Meet Your Friendly Neighborhood Spark Sherpa
Apache Spark is the most popular big data project at the moment, with thousands of contributors cranking out code on a weekly basis. Keeping up with Spark releases is hard, and it’s why Hadoop distributor Hortonworks views itself as a Sherpa that guides customers on how best to use the explosive big data tech.
The amount of activity on Apache Spark is extraordinarily high, with hundreds of JIRA issues being addressed every week, and thousands more in the queue. The Apache project unleashed version Spark version 1.6 two weeks ago, and already some Spark backers are working on Spark 2.0.0.
Don’t expect to see that version of Spark in the Hortonworks Data Platform (HDP) any time soon. Today the Hadoop distributor announced the addition of two Spark 1.5.2 components—Spark Streaming and Spark SQL—with a maintenance release of HDP. It’s the first time Hortonworks has officially supported any Spark components besides “core” Spark and MLlib, its machine learning library.
This was the fourth time that Hortonworks (NASDAQ: HDP) has added new Spark features to HDP during 2015, which reflects both the remarkable demand for Spark functionality among HDP users, as well the relentless pace of development in the open source Apache project.
“The Spark community continues to move extraordinarily fast,” says Tim Hall, the vice president of product management at Hortonworks. “We’re trying to keep pace [and to] test, certify and provide the latest innovation for our customers so they can extract the maximum value of all the capabilities within Spark and run it at scale in the enterprise.”
Hortonworks support for Spark is driving sales of HDP, according to Hall, who says customers are moving their Spark initiatives forward quickly. “There were a lot of customers at the beginning of year that were in tire kicking and exploratory mode [with Spark], and by the end of the year we have many more that are production deployed,” he says.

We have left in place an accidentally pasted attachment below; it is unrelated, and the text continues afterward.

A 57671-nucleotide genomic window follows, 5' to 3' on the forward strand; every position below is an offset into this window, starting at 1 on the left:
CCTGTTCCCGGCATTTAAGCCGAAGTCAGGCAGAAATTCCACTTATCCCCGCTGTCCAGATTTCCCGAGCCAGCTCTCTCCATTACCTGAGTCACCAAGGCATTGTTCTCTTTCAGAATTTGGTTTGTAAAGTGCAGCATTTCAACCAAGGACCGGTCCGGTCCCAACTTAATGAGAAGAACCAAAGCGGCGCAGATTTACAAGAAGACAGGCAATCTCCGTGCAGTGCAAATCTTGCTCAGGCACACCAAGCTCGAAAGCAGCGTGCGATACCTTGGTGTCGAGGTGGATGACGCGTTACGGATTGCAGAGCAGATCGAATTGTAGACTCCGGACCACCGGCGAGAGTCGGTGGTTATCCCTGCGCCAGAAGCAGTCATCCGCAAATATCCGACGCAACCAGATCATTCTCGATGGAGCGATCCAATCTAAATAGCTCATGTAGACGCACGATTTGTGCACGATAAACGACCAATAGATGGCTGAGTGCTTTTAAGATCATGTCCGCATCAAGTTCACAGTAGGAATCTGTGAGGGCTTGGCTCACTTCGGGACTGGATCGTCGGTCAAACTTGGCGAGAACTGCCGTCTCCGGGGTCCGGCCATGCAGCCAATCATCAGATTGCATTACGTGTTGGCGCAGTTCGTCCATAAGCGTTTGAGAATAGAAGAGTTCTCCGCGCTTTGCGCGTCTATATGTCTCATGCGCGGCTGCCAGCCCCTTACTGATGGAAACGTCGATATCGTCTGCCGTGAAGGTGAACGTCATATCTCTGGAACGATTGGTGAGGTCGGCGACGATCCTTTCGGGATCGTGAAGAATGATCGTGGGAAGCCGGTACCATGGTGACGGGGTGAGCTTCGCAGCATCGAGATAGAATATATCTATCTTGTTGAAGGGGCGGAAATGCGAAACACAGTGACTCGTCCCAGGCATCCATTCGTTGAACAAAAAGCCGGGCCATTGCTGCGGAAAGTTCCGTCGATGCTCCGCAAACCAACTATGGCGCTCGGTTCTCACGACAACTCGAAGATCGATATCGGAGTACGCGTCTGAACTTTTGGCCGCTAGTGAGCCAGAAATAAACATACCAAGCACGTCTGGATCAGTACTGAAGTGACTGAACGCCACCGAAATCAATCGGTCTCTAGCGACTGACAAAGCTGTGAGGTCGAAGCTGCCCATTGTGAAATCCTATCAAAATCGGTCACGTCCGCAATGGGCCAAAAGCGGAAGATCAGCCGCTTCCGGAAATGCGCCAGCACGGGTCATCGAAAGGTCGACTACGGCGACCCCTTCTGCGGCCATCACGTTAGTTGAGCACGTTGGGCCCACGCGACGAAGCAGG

The addition of Spark Streaming and Spark SQL to HDP undoubtedly will be met with praise from Hortonworks customers looking to get real value from Spark. But the move may also spur some additional questions, such as “What took so long?”
“These are two of the most asked-for capabilities within Spark,” Hall says. “We’ve been holding off in terms of providing the GA support for them until they were ready. And the challenge for us is the [Spark] community is moving super fast. We want to make sure that our customers are going to be successful with them and we’ve been working within the community to make sure that will occur.”
Hortonworks is in a tough spot. They’re obliged to give customers the Spark features they crave, but the company must also protect its customers from the potentially harmful effects of using technology that isn’t ready for prime-time. You can put two other Spark sub-projects—the GraphX graph database and Spark R—in that “use at your own risk” category.
Hall takes a philosophical view of the situation. “Hortonworks is the Spark Sherpa,” he tells Datanami. “They’re looking to us to be Sherpas on their Spark journey and provide them with the appropriate guidance on readiness.”
While Spark is a great project, there’s a lot of “code churn” going on, and Hortonworks will do its best to pick only the Spark parts that are fully baked, Hall says. “[We tell customers] of course you can try to use Spark R or Graphx or these other things today,” he says. “But we’ve done some testing and we know there are sharp edges, and we want to give you the heads up on that before you get into trouble.”
The Santa Clara, California company also announced that it’s supporting the ORC [optimized row colum] file format with Spark SQL on HDP. Spark SQL was originally developed with an affinity for the Parquet file format, and so supporting ORC will make enable better compatibility with Apache Hive. It also unveiled the Hortonworks Community Connection, a new portal designed to help HDP customers collaborate and ask questions of one another.